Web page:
A Brief history of Amsterdam

By G. Zaragosa

Two Frisian fishermen were fishing off the coast but had caught little. They decided to land their boat and cook up the few fish they had caught. Their dog ‘hond’, she had no other name, was tired and hungry and ready for some food. They rowed up the Amstel River a short way and landed on the bank. There they founded a small village that eventually became Amsterdam (from the Dutch; Amstelredam, Dam in the Amstel). It was about the year 1100. It would be 200 years yet before Amsterdam got its city charter and many more centuries before The Netherlands became a Republic, the earliest in Europe.

The Holy Roman Empire, The Hapsburg Empire and finally the Spanish Empire owned the Netherlands. After the Dutch revolted and gained their independence they tried to find a leader, a king or queen that would rule them, for they knew of no other way to govern. After many failures with various rulers, The Netherlands was offered to Henry III of France to rule them but he refused. Then they asked Queen Elizabeth I and she refused.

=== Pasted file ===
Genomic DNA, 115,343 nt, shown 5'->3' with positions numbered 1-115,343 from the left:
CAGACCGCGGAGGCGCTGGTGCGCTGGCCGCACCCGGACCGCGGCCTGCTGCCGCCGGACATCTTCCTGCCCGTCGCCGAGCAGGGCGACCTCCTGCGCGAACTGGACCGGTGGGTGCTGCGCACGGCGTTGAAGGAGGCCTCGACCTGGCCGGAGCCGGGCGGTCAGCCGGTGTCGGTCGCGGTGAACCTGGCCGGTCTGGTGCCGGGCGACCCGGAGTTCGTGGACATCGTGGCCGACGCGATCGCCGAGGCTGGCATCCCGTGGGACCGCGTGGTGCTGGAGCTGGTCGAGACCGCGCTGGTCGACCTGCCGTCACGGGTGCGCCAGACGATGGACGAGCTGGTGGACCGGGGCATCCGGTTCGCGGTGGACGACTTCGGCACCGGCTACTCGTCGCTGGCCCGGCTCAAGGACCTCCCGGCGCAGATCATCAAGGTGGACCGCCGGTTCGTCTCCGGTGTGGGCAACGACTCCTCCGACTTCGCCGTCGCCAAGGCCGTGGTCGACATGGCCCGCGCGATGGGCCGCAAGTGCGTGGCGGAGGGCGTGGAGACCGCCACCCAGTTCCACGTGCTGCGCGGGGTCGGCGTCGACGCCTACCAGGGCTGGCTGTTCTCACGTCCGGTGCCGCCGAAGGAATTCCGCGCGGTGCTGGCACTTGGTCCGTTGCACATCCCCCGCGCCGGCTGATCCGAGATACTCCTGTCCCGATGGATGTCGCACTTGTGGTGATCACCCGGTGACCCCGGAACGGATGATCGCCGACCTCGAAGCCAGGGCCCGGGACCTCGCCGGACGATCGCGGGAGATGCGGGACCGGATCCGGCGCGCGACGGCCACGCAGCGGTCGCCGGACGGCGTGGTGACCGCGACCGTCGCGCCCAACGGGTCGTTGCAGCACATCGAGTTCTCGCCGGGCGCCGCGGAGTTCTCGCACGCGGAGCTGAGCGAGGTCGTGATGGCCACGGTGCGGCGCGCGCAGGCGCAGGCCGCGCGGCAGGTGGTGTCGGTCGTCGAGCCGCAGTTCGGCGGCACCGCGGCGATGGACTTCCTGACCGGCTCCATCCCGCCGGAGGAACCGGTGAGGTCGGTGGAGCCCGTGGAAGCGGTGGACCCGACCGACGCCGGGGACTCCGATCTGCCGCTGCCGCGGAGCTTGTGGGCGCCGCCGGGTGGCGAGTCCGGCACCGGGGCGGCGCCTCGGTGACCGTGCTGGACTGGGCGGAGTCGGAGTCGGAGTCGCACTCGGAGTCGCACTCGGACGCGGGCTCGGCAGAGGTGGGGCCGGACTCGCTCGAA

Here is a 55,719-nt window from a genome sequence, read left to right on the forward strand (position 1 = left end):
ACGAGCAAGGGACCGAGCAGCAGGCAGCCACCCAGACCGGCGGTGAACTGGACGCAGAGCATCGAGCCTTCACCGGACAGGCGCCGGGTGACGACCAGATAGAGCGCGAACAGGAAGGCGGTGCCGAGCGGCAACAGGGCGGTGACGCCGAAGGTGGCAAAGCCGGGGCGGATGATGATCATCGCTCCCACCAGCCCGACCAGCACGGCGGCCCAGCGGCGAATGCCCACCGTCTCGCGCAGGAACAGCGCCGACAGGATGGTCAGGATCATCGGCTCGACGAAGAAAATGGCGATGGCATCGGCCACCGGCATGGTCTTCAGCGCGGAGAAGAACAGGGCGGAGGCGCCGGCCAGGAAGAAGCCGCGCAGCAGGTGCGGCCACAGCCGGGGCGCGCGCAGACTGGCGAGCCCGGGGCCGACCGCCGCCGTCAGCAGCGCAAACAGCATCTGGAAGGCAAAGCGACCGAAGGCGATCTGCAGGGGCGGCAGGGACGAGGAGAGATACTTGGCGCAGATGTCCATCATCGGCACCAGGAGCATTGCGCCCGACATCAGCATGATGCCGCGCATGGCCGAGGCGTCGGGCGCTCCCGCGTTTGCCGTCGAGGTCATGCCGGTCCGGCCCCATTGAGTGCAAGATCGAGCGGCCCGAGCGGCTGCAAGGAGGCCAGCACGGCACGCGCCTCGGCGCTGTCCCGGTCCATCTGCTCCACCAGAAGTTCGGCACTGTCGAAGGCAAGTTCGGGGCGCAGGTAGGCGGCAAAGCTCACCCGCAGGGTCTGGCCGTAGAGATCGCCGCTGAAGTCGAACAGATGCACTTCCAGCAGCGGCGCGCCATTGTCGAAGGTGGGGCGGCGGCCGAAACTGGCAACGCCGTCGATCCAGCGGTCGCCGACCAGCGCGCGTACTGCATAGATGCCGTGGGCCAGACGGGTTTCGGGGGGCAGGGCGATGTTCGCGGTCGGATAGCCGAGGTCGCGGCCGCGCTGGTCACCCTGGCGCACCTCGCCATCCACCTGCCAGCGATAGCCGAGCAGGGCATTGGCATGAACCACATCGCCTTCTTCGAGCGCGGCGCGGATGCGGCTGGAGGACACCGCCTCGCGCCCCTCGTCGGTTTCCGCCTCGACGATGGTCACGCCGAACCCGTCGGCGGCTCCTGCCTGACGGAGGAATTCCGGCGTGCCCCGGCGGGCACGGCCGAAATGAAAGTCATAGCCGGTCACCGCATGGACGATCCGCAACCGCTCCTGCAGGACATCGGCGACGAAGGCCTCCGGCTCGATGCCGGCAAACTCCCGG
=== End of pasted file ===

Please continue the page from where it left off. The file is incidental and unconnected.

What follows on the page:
Finally, in 1588 not finding a satisfactory leader, the seven provinces declared themselves a Republic. While dictators and tyrants ruled the rest of Europe, citizens ruled Holland, a democracy before democracy was even a word.

Holland being a trading country had no great natural recourses to use as a power base for kings or other tyrants. The wealth of this nation was in their skills and knowledge. The Dutch understood the value of the Florin and became some of the best merchants and businesspeople in the world. Amsterdam shops still carry all kinds of things from all over the world.

To this day Holland is a most welcoming place for the visitor. The Dutch understand that we live in a world together as well as in separate countries. Occasionally a country gets some of it right. Enjoy your stay in my favorite city on earth. G. Zaragosa